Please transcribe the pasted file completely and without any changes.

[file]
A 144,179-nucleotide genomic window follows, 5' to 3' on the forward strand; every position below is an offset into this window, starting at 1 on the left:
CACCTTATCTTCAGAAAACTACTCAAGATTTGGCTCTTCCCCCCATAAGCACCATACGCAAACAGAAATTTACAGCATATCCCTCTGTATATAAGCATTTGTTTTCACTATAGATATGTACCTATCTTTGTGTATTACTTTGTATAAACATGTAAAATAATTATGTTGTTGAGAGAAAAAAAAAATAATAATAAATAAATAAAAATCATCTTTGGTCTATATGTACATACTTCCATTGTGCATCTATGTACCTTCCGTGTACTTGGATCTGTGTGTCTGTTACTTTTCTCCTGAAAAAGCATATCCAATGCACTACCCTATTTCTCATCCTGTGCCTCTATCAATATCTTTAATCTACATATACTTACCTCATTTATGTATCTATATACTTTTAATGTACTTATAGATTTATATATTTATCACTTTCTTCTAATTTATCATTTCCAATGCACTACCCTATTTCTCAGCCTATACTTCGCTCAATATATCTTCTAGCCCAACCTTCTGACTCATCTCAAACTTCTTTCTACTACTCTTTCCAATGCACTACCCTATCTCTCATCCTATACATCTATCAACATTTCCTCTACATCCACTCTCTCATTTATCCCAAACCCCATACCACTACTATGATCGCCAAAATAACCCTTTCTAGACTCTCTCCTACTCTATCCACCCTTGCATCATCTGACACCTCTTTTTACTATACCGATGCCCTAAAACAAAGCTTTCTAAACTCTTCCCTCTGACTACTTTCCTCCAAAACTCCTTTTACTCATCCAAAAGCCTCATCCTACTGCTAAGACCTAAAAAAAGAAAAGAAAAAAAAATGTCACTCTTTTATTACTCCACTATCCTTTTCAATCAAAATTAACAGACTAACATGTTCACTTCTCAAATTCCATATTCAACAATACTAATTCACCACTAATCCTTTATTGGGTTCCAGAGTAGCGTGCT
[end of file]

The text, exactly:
A 144,179-nucleotide genomic window follows, 5' to 3' on the forward strand; every position below is an offset into this window, starting at 1 on the left:
CACCTTATCTTCAGAAAACTACTCAAGATTTGGCTCTTCCCCCCATAAGCACCATACGCAAACAGAAATTTACAGCATATCCCTCTGTATATAAGCATTTGTTTTCACTATAGATATGTACCTATCTTTGTGTATTACTTTGTATAAACATGTAAAATAATTATGTTGTTGAGAGAAAAAAAAAATAATAATAAATAAATAAAAATCATCTTTGGTCTATATGTACATACTTCCATTGTGCATCTATGTACCTTCCGTGTACTTGGATCTGTGTGTCTGTTACTTTTCTCCTGAAAAAGCATATCCAATGCACTACCCTATTTCTCATCCTGTGCCTCTATCAATATCTTTAATCTACATATACTTACCTCATTTATGTATCTATATACTTTTAATGTACTTATAGATTTATATATTTATCACTTTCTTCTAATTTATCATTTCCAATGCACTACCCTATTTCTCAGCCTATACTTCGCTCAATATATCTTCTAGCCCAACCTTCTGACTCATCTCAAACTTCTTTCTACTACTCTTTCCAATGCACTACCCTATCTCTCATCCTATACATCTATCAACATTTCCTCTACATCCACTCTCTCATTTATCCCAAACCCCATACCACTACTATGATCGCCAAAATAACCCTTTCTAGACTCTCTCCTACTCTATCCACCCTTGCATCATCTGACACCTCTTTTTACTATACCGATGCCCTAAAACAAAGCTTTCTAAACTCTTCCCTCTGACTACTTTCCTCCAAAACTCCTTTTACTCATCCAAAAGCCTCATCCTACTGCTAAGACCTAAAAAAAGAAAAGAAAAAAAAATGTCACTCTTTTATTACTCCACTATCCTTTTCAATCAAAATTAACAGACTAACATGTTCACTTCTCAAATTCCATATTCAACAATACTAATTCACCACTAATCCTTTATTGGGTTCCAGAGTAGCGTGCT